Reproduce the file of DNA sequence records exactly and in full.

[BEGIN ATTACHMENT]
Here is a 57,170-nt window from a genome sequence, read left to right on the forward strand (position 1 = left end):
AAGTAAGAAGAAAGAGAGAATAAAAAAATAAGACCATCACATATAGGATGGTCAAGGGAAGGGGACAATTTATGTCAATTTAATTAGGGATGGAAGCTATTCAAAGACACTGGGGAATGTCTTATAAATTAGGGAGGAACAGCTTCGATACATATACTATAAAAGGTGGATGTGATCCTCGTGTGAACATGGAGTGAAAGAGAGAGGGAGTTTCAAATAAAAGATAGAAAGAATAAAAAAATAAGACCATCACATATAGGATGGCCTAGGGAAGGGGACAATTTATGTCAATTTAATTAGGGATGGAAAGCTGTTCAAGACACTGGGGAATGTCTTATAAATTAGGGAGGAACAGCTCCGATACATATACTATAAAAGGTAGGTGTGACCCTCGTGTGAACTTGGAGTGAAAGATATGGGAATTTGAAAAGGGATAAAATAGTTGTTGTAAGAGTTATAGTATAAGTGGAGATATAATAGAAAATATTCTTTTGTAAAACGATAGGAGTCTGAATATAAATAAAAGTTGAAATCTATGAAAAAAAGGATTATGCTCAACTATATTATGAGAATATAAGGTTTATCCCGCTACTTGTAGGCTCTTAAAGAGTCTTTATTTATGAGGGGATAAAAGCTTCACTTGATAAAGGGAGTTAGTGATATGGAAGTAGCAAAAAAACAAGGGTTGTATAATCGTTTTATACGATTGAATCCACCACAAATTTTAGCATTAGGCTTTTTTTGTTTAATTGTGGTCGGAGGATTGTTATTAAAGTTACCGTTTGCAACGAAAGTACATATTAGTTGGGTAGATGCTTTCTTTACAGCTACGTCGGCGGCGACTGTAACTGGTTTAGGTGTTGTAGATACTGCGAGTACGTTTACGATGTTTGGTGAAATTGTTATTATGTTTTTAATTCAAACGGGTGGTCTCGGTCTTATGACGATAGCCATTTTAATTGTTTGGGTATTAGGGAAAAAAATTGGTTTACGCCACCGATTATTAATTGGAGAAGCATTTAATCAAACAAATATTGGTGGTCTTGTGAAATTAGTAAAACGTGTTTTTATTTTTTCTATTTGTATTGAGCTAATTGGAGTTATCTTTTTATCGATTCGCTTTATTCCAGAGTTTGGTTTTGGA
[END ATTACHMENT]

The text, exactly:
Here is a 57,170-nt window from a genome sequence, read left to right on the forward strand (position 1 = left end):
AAGTAAGAAGAAAGAGAGAATAAAAAAATAAGACCATCACATATAGGATGGTCAAGGGAAGGGGACAATTTATGTCAATTTAATTAGGGATGGAAGCTATTCAAAGACACTGGGGAATGTCTTATAAATTAGGGAGGAACAGCTTCGATACATATACTATAAAAGGTGGATGTGATCCTCGTGTGAACATGGAGTGAAAGAGAGAGGGAGTTTCAAATAAAAGATAGAAAGAATAAAAAAATAAGACCATCACATATAGGATGGCCTAGGGAAGGGGACAATTTATGTCAATTTAATTAGGGATGGAAAGCTGTTCAAGACACTGGGGAATGTCTTATAAATTAGGGAGGAACAGCTCCGATACATATACTATAAAAGGTAGGTGTGACCCTCGTGTGAACTTGGAGTGAAAGATATGGGAATTTGAAAAGGGATAAAATAGTTGTTGTAAGAGTTATAGTATAAGTGGAGATATAATAGAAAATATTCTTTTGTAAAACGATAGGAGTCTGAATATAAATAAAAGTTGAAATCTATGAAAAAAAGGATTATGCTCAACTATATTATGAGAATATAAGGTTTATCCCGCTACTTGTAGGCTCTTAAAGAGTCTTTATTTATGAGGGGATAAAAGCTTCACTTGATAAAGGGAGTTAGTGATATGGAAGTAGCAAAAAAACAAGGGTTGTATAATCGTTTTATACGATTGAATCCACCACAAATTTTAGCATTAGGCTTTTTTTGTTTAATTGTGGTCGGAGGATTGTTATTAAAGTTACCGTTTGCAACGAAAGTACATATTAGTTGGGTAGATGCTTTCTTTACAGCTACGTCGGCGGCGACTGTAACTGGTTTAGGTGTTGTAGATACTGCGAGTACGTTTACGATGTTTGGTGAAATTGTTATTATGTTTTTAATTCAAACGGGTGGTCTCGGTCTTATGACGATAGCCATTTTAATTGTTTGGGTATTAGGGAAAAAAATTGGTTTACGCCACCGATTATTAATTGGAGAAGCATTTAATCAAACAAATATTGGTGGTCTTGTGAAATTAGTAAAACGTGTTTTTATTTTTTCTATTTGTATTGAGCTAATTGGAGTTATCTTTTTATCGATTCGCTTTATTCCAGAGTTTGGTTTTGGA